DHL reveals strangest delivery requests in Africa

dhl-logoIn today’s competitive global environment, the use of logistics companies to courier items between countries within set time parameters is becoming increasingly necessary. Throughout Africa, the capabilities of logistics companies have also evolved exponentially over the past 20 years and it is today increasingly common to see ‘packages’ such as live animals, specially prepared food or lifesaving medicines being transported across the continent.

Looking back on the past year, Sumesh Rahavendra, Head of Marketing for DHL Express Sub-Saharan Africa (, says that the increase in requests to transport various endangered animals was particularly noteworthy, as well as some unique personal client requests.

A particularly unusual personal request came from Nigeria, whereby a client also paid the airfare of an onboard courier to travel with a birthday cake from Abuja to Lagos; the airfare price of which was about three times the value of the cake. The client put a significant premium on the need to have the cake delivered at a particular period of the day and was prepared to pay for it.

During 2012 an entire prepared five-course dinner for eight people for a function in Zimbabwe was transported. This was due to certain foods not being available in the country.

The company also regularly transports various types of medical materials, using specialized products and processes to ensure their viability.

“Increasingly, we see the need for cross-border and continental transportation of items like rare tissue samples, urgent medical equipment or organs,” says Rahavendra. We have dedicated people who manage these types of shipments – whether it’s ensuring a heart is transported from Europe to Kenya for an urgent transplant, a part for an important medical scanner is rushed across the world to fix that machine or, as I personally saw recently, some tissue samples were carried from South Africa to the USA for an operation to save a little boy named Juan with a rare degenerative disease.”

Rahavendra also explained: “A highlight in 2012 was moving three endangered Black Rhinos from the UK to the Kilimanjaro National Park in Tanzania. The 10-hour journey from Manston, UK airport to Tanzania included a refuelling stop in Italy and took place aboard a specially outfitted Boeing 757. Special accommodation included specialised life-saving devices and temperature-controlled conditions in the cabin, and the transport team included two rhino keepers, two aircraft engineers and a specialist veterinarian. “It’s very special that we can use our core capability of logistics to support such valuable conservation efforts,” says Rahavendra.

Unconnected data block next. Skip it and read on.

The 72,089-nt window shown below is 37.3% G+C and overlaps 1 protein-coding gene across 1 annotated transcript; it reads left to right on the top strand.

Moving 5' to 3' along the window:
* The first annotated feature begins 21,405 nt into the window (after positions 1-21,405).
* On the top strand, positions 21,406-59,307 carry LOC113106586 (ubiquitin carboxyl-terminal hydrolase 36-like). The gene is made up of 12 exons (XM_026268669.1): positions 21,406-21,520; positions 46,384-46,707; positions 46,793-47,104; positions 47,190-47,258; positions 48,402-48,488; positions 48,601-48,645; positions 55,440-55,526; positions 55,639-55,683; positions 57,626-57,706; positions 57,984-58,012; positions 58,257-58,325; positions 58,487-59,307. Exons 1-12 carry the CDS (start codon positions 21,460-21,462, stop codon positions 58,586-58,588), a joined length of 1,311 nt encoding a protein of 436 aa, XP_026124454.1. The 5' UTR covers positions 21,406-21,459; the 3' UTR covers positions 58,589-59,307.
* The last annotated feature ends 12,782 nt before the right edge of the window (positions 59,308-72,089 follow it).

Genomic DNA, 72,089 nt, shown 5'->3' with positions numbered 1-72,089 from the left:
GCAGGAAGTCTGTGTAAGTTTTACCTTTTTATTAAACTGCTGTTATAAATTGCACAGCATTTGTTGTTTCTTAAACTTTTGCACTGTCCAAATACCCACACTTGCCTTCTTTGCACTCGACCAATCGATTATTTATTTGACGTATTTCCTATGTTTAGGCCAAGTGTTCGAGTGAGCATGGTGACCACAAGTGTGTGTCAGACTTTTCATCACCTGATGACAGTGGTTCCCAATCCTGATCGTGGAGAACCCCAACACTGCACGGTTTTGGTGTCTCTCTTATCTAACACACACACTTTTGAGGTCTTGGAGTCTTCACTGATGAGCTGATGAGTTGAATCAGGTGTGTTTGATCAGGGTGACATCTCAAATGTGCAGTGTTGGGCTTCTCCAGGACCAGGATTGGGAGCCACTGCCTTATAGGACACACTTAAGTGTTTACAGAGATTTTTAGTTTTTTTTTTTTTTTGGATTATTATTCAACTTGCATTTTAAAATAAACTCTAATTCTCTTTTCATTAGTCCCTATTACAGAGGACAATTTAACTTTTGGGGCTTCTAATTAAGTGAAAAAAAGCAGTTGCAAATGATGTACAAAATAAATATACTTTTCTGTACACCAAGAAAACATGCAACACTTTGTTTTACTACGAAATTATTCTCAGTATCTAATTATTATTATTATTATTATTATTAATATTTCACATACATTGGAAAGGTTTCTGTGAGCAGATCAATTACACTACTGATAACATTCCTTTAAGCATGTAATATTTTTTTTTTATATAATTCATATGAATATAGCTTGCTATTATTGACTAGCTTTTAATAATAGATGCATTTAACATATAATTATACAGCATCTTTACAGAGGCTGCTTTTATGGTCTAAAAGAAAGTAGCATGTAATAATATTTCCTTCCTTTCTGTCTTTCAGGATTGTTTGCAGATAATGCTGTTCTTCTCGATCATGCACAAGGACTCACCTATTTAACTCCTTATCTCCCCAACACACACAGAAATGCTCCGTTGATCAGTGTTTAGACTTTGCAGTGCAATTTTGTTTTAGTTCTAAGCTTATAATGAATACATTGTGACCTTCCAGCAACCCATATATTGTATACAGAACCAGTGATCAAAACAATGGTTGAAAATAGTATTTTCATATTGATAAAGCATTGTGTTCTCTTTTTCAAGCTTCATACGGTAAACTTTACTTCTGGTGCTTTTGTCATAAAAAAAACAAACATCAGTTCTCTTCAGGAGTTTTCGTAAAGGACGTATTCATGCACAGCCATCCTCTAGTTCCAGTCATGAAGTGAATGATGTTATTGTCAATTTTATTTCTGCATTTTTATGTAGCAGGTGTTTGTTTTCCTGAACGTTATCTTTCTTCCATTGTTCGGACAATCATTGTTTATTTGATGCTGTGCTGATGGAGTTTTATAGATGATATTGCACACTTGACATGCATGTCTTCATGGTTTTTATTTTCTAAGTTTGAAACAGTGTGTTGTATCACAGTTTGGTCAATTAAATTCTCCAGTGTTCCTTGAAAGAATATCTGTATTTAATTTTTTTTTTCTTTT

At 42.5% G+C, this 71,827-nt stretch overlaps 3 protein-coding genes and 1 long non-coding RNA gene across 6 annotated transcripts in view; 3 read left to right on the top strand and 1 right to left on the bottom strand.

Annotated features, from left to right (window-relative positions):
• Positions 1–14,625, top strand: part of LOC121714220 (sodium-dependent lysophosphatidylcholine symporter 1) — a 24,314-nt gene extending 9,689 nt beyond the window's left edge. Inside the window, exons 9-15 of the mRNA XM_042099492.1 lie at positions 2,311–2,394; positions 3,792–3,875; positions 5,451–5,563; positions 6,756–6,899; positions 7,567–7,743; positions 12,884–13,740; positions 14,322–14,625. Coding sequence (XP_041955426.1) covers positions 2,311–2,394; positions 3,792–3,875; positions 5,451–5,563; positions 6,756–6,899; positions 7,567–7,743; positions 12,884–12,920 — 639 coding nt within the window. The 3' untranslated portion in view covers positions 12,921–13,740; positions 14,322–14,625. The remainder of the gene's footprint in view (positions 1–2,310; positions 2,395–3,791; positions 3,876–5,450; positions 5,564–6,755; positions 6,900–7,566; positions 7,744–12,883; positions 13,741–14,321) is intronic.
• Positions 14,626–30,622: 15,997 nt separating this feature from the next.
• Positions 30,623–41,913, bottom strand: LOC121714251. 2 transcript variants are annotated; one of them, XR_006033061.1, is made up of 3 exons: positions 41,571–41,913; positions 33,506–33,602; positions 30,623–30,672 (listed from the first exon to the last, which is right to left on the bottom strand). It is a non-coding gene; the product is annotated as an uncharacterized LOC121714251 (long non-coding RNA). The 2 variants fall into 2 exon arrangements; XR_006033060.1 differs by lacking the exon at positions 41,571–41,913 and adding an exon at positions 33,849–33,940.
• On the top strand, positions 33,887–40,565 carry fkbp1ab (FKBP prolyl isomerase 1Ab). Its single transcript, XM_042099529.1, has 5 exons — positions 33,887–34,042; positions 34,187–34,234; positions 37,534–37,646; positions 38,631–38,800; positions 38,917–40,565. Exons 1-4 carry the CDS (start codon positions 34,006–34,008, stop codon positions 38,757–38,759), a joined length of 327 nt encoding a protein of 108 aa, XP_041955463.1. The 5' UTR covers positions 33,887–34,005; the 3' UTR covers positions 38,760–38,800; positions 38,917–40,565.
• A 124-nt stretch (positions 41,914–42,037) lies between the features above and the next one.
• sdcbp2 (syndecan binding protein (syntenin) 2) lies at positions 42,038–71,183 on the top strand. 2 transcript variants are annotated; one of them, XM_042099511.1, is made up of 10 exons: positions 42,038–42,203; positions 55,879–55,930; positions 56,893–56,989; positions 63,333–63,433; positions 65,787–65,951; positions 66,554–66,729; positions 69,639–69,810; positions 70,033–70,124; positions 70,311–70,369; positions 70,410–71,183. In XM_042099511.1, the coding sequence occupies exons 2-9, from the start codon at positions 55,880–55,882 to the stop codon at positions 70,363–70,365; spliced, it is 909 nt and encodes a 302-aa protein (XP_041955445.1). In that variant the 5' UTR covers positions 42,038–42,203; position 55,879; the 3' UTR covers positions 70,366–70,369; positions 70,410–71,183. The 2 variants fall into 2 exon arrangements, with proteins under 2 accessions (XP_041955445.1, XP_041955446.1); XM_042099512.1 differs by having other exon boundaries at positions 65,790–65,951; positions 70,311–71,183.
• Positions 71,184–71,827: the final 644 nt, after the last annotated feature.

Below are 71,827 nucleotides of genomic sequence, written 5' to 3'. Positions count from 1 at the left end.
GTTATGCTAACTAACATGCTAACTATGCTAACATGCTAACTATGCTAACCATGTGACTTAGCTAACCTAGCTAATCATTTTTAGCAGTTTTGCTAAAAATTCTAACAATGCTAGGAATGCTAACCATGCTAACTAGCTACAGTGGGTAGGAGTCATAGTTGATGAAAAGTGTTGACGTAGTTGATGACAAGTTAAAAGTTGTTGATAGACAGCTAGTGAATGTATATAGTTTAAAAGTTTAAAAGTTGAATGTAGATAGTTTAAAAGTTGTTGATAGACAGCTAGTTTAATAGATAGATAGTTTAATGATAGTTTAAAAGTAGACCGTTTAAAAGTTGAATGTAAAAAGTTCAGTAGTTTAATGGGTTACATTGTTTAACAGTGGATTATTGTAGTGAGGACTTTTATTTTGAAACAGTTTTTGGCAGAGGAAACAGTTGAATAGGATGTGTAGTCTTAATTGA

On a global front, DHL also recently delivered two Sumatran tigers, one from the USA and one from Australia, to take part in an international breeding program. With fewer than 300 Sumatran tigers now in the wild, ZSL London Zoo is hoping to breed the tigers as part of a wider conservation support program and enlisted the help of DHL Express to transport the tigers.

He explains that although the company has fulfilled many strange delivery requests and transports everything from lions to livers, there are certain restrictions when it comes to global express. “We work with customs and authorities in over 220 countries worldwide and each of these have different regulations around the products you can import and export, and restrictions around certain items,” he says. “This means we can’t courier everything ‘at all costs’ and have restrictions on items like jewellery, precious metals, firearms and ammunition, as well as specific embargoes on products in certain countries.”

These restrictions are also in place to protect the company’s network, and general civilians. “We move hundreds of millions of packages every year and, with this, comes a need for incredibly tight security. While we use our own dedicated network of 250 aircraft and over 30, 000 vehicles to move shipments, we also sometimes make use of commercial airlines which carry passengers. Outside of ensuring our own operational network is safe through scans, physical checks, cameras, security personnel and the myriad of other measures we take every day, we are also responsible for the wellbeing of our customers and general consumers, and we take this responsibility incredibly seriously.”


Source: APO – Press Release – 23 April 2013